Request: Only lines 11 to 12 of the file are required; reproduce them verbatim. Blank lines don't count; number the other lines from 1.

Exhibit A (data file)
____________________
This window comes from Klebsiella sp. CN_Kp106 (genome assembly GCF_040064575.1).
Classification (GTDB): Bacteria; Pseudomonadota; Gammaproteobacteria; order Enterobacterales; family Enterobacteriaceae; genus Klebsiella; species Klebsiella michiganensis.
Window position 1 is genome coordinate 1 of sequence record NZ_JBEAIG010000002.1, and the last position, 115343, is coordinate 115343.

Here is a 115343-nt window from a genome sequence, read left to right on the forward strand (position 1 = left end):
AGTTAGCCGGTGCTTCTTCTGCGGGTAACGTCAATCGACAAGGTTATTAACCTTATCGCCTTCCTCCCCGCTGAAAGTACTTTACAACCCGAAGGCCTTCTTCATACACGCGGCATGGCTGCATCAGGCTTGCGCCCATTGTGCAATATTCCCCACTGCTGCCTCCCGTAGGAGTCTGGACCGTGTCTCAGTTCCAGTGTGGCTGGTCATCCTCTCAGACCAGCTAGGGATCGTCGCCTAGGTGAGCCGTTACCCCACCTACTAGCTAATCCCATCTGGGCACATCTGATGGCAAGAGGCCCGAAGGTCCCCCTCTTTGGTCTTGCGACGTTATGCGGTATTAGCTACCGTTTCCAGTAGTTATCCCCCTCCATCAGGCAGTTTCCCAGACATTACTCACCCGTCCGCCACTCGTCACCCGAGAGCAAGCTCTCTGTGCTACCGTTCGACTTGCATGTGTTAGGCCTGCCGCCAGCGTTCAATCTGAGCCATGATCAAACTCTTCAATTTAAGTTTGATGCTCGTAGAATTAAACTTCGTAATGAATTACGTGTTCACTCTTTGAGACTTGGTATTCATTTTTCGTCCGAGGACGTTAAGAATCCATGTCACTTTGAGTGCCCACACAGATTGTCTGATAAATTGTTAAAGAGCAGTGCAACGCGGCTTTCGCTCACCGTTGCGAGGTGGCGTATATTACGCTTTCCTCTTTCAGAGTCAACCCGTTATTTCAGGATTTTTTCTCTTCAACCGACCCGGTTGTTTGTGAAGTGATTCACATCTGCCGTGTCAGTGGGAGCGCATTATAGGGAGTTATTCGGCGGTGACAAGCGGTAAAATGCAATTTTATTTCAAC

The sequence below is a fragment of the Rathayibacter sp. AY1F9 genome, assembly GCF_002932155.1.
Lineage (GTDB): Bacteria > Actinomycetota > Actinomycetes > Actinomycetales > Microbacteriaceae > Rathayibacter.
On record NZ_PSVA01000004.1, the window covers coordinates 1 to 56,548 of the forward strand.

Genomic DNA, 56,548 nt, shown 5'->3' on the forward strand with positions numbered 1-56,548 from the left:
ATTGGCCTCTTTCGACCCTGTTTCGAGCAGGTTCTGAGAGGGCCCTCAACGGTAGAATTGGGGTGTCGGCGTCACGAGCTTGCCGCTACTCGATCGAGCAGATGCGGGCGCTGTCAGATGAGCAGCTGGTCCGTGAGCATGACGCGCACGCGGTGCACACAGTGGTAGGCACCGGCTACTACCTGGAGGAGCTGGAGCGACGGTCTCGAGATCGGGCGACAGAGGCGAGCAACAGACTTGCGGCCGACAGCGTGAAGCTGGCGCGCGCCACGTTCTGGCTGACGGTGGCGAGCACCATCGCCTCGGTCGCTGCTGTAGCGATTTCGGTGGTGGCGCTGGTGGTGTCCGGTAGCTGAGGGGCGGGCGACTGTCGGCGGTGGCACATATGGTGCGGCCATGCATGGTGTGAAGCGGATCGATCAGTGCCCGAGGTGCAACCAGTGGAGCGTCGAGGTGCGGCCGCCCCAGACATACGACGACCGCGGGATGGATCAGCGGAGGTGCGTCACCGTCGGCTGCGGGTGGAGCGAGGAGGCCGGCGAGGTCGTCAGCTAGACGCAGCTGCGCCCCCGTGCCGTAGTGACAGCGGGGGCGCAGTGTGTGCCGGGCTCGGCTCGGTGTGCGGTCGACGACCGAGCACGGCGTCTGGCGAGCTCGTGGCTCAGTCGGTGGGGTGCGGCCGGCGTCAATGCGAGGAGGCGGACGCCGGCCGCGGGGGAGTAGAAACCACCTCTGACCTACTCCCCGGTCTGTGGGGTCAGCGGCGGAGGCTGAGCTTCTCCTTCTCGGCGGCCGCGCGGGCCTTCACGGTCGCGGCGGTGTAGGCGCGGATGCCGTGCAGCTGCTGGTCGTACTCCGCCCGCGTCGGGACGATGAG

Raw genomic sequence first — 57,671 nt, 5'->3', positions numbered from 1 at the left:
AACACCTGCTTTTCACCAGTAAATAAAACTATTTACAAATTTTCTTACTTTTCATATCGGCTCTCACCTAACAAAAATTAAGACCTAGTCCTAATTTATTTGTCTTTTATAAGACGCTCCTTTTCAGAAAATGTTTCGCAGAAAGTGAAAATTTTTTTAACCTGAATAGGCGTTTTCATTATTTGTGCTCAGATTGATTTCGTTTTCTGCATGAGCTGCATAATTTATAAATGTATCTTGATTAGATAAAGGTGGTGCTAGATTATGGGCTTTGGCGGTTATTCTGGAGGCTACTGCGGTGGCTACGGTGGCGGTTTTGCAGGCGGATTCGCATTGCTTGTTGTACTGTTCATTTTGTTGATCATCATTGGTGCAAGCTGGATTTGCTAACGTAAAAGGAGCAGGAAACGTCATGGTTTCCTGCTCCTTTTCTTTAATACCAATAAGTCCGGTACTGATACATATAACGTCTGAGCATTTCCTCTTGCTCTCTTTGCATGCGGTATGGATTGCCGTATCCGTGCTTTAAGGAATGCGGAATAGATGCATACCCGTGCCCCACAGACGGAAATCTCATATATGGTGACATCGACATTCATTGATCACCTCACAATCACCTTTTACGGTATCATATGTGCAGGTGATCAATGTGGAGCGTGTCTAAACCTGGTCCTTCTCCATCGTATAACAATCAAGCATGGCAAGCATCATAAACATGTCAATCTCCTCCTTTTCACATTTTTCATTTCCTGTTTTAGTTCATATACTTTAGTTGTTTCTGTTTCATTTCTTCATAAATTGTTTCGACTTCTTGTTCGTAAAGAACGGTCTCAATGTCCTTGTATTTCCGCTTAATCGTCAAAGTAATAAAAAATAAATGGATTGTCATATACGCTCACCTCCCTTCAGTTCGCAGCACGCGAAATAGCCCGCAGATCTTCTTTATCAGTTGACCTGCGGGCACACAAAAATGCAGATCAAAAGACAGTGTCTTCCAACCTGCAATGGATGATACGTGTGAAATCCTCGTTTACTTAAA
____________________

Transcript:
Raw genomic sequence first — 57,671 nt, 5'->3', positions numbered from 1 at the left:
AACACCTGCTTTTCACCAGTAAATAAAACTATTTACAAATTTTCTTACTTTTCATATCGGCTCTCACCTAACAAAAATTAAGACCTAGTCCTAATTTATTTGTCTTTTATAAGACGCTCCTTTTCAGAAAATGTTTCGCAGAAAGTGAAAATTTTTTTAACCTGAATAGGCGTTTTCATTATTTGTGCTCAGATTGATTTCGTTTTCTGCATGAGCTGCATAATTTATAAATGTATCTTGATTAGATAAAGGTGGTGCTAGATTATGGGCTTTGGCGGTTATTCTGGAGGCTACTGCGGTGGCTACGGTGGCGGTTTTGCAGGCGGATTCGCATTGCTTGTTGTACTGTTCATTTTGTTGATCATCATTGGTGCAAGCTGGATTTGCTAACGTAAAAGGAGCAGGAAACGTCATGGTTTCCTGCTCCTTTTCTTTAATACCAATAAGTCCGGTACTGATACATATAACGTCTGAGCATTTCCTCTTGCTCTCTTTGCATGCGGTATGGATTGCCGTATCCGTGCTTTAAGGAATGCGGAATAGATGCATACCCGTGCCCCACAGACGGAAATCTCATATATGGTGACATCGACATTCATTGATCACCTCACAATCACCTTTTACGGTATCATATGTGCAGGTGATCAATGTGGAGCGTGTCTAAACCTGGTCCTTCTCCATCGTATAACAATCAAGCATGGCAAGCATCATAAACATGTCAATCTCCTCCTTTTCACATTTTTCATTTCCTGTTTTAGTTCATATACTTTAGTTGTTTCTGTTTCATTTCTTCATAAATTGTTTCGACTTCTTGTTCGTAAAGAACGGTCTCAATGTCCTTGTATTTCCGCTTAATCGTCAAAGTAATAAAAAATAAATGGATTGTCATATACGCTCACCTCCCTTCAGTTCGCAGCACGCGAAATAGCCCGCAGATCTTCTTTATCAGTTGACCTGCGGGCACACAAAAATGCAGATCAAAAGACAGTGTCTTCCAACCTGCAATGGATGATACGTGTGAAATCCTCGTTTACTTAAA